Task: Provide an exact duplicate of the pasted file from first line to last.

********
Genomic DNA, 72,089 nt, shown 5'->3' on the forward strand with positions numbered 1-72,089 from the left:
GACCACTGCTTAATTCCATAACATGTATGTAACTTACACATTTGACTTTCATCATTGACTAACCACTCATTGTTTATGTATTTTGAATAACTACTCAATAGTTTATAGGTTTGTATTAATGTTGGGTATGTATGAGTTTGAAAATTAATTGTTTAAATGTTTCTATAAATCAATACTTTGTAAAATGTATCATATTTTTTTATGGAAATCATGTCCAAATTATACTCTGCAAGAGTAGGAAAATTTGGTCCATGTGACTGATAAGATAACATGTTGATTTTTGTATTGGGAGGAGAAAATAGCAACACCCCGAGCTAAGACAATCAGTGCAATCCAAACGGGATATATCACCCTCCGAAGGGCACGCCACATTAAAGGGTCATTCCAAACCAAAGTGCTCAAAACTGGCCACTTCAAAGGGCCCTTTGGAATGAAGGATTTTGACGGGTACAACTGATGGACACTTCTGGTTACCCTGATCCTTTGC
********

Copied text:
Genomic DNA, 72,089 nt, shown 5'->3' on the forward strand with positions numbered 1-72,089 from the left:
GACCACTGCTTAATTCCATAACATGTATGTAACTTACACATTTGACTTTCATCATTGACTAACCACTCATTGTTTATGTATTTTGAATAACTACTCAATAGTTTATAGGTTTGTATTAATGTTGGGTATGTATGAGTTTGAAAATTAATTGTTTAAATGTTTCTATAAATCAATACTTTGTAAAATGTATCATATTTTTTTATGGAAATCATGTCCAAATTATACTCTGCAAGAGTAGGAAAATTTGGTCCATGTGACTGATAAGATAACATGTTGATTTTTGTATTGGGAGGAGAAAATAGCAACACCCCGAGCTAAGACAATCAGTGCAATCCAAACGGGATATATCACCCTCCGAAGGGCACGCCACATTAAAGGGTCATTCCAAACCAAAGTGCTCAAAACTGGCCACTTCAAAGGGCCCTTTGGAATGAAGGATTTTGACGGGTACAACTGATGGACACTTCTGGTTACCCTGATCCTTTGC